Report finds extremist right-wing rhetoric in the US is going down a darker path
Because the right-wing media are so competitive, countless pundits are resorting to increasingly over-the-top rhetoric in the hope of juicing their ratings or traffic. The conservative pundits of the 1970s and 1980s — most famously, George Will and the late National Review founder William F. Buckley — were downright tranquil compared to the far-right extremism one finds on Newsmax TV or One America News on a daily basis. And journalist Adam Gabbatt, in an article published by The Guardian this week, reports that critics of this inflammatory rhetoric fear it will lead to violence at a time when political tensions are extremely high in the United States.
According to Gabbatt, "The extremist rhetoric from right-wing news networks and some elected Republicans is 'intensifying,' experts have warned, after a Republican congressman compared Democrats to Nazis and a hard-right news host suggested tens of thousands of Americans should be executed. Right-wing TV personalities, including Fox News' Tucker Carlson, and Republican politicians have seized every opportunity to rail against Democrats and liberals in recent months, with race increasingly coming to the fore."
Gabbatt notes that Fox News' Tucker Carlson has said that Democrats want the U.S. to "become Rwanda," and Rep. Scott Perry of Pennsylvania compared Democrats to Nazis and said, "They are not the loyal opposition…. They want to destroy the country."
Gabbatt quotes Angelo Carusone, president of Media Matters, as saying, "The rhetoric is both intensifying and it's more widespread. It's not like this is the first time right-wing media has had moments or flare-ups of intense or inflammatory rhetoric. But typically, it would have been limited to one show or personality. What happened, especially without (former President Donald) Trump having social platforms, is that it did create this pretty big vacuum."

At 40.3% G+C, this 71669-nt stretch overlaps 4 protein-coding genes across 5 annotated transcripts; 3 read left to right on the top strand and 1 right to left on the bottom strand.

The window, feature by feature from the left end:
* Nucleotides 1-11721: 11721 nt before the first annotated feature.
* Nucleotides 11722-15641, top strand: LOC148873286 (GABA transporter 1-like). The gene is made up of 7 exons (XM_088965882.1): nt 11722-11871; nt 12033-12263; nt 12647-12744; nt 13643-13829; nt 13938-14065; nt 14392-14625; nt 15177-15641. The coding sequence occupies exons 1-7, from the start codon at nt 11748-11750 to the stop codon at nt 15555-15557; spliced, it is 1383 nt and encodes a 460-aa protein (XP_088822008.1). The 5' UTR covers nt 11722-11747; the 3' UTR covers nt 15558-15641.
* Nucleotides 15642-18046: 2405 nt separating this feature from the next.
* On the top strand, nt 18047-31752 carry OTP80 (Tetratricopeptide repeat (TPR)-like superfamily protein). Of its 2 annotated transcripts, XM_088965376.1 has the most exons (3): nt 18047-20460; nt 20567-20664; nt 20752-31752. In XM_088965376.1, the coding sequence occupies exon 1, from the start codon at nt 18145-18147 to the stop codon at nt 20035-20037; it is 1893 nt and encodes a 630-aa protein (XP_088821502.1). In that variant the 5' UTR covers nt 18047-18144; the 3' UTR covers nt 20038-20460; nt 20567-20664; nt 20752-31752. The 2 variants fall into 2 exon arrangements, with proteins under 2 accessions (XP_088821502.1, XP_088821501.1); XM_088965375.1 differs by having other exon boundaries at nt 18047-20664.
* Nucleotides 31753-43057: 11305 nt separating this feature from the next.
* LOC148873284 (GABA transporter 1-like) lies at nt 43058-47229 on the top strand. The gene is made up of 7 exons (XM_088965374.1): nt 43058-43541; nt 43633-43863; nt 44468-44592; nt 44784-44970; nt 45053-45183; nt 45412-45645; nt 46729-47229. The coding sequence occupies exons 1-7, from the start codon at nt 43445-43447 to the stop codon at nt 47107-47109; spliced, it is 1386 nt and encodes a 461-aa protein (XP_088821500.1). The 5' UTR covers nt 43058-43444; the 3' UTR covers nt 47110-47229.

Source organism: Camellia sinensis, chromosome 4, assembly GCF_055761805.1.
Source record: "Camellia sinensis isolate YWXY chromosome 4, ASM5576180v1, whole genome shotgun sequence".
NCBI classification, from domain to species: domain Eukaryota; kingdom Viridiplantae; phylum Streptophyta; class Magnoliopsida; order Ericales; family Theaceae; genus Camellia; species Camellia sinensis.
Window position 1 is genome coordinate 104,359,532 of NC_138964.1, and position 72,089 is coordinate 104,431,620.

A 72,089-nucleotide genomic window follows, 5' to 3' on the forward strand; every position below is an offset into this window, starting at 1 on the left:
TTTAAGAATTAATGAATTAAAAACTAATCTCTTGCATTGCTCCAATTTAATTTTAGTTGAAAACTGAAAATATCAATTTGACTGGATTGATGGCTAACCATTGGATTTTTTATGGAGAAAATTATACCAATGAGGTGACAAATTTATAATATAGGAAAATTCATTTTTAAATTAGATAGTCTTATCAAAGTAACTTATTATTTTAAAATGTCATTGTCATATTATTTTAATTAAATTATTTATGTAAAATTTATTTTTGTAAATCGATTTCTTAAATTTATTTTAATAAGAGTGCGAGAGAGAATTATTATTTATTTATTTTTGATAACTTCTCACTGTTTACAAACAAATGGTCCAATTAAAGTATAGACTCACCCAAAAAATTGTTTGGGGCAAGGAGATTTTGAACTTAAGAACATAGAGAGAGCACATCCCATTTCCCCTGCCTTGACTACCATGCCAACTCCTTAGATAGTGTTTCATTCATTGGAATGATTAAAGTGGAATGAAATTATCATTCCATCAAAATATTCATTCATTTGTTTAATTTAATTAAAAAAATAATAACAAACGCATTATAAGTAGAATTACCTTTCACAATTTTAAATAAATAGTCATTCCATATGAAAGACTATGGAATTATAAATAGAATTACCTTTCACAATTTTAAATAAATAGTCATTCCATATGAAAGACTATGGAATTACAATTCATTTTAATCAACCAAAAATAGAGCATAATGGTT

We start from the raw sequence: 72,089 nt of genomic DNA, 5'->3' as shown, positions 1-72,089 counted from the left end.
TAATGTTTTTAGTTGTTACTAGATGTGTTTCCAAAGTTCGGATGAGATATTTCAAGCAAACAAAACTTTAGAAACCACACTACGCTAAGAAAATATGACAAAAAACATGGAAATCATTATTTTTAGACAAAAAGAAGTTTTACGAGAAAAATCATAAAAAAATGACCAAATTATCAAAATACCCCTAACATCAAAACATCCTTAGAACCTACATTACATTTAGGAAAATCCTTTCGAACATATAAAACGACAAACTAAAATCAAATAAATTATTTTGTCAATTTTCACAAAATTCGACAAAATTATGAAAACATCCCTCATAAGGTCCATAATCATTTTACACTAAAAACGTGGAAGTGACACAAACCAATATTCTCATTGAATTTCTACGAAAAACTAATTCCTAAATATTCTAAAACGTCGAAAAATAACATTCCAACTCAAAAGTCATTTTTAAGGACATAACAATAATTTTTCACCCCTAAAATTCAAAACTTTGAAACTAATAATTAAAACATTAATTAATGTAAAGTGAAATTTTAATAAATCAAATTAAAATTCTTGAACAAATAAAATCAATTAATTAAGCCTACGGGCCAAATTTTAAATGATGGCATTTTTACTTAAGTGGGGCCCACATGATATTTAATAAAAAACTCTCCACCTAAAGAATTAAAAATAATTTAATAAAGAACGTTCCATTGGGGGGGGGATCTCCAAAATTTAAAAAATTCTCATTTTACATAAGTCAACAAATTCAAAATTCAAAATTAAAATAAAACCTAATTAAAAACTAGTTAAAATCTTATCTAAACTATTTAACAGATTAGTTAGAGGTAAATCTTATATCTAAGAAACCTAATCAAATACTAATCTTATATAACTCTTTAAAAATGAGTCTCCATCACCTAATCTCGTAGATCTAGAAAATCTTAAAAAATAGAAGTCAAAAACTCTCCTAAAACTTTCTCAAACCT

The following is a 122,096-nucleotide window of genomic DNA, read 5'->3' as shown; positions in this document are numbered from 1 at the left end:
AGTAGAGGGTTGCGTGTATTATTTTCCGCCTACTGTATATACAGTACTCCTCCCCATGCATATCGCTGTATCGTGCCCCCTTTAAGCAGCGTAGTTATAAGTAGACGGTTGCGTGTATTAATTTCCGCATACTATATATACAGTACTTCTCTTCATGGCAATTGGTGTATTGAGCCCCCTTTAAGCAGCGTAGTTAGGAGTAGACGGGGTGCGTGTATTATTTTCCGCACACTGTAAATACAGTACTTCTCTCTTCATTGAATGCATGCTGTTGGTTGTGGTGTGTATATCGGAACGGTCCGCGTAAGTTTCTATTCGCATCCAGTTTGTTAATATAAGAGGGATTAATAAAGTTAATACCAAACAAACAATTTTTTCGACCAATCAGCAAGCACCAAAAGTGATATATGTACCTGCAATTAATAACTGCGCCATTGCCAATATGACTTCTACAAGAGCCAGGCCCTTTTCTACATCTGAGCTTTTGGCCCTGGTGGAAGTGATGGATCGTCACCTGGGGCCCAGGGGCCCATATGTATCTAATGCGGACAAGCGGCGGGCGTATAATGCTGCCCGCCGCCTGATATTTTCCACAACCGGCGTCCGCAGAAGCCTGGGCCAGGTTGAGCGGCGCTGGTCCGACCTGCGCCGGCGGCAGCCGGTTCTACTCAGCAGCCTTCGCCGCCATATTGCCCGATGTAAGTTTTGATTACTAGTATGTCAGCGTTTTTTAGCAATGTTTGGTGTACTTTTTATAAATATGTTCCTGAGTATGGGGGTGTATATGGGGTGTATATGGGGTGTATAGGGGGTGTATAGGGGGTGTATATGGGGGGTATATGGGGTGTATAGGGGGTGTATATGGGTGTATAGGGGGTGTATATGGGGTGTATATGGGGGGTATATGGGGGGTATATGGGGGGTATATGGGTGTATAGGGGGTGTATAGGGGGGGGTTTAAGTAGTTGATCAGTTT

Carusone continued, "What you've seen is jockeying to get as much of that audience share, but also, influence share. Everyone is kind of scrambling right now to grab as much as they can. That's why they hit as many themes as they possibly can; you're not just going to get more racial inflammatory rhetoric — there's more conspiratorial stuff."
Newsmax TV and OAN are cable news competitors of Fox News, and both of them have been jumping through hoops to show that they are even more right-wing and more pro-Trump than Fox. For example, OAN's Pearson Sharp called for mass executions during a late June broadcast. Making the false and debunked claim that thousands of election officials helped now-President Joe Biden steal the 2020 election, Sharp told OAN viewers, "In the past, America had a very good solution for dealing with such traitors: execution."
OAN CEO Robert Herrin has defended Sharp's rhetoric, saying, "He was only telling what could happen if you try to overthrow America.... He gave the laws that would apply."
CNN's Brian Stelter has had a lot to say about right-wing media trends on his Sunday program "Reliable Sources." Stelter, Gabbatt notes, recently told the Washington Post, "People want to be lied to, and it's above my head to know what to do about that. What do we do about that, when millions of people want to be lied to every day?"
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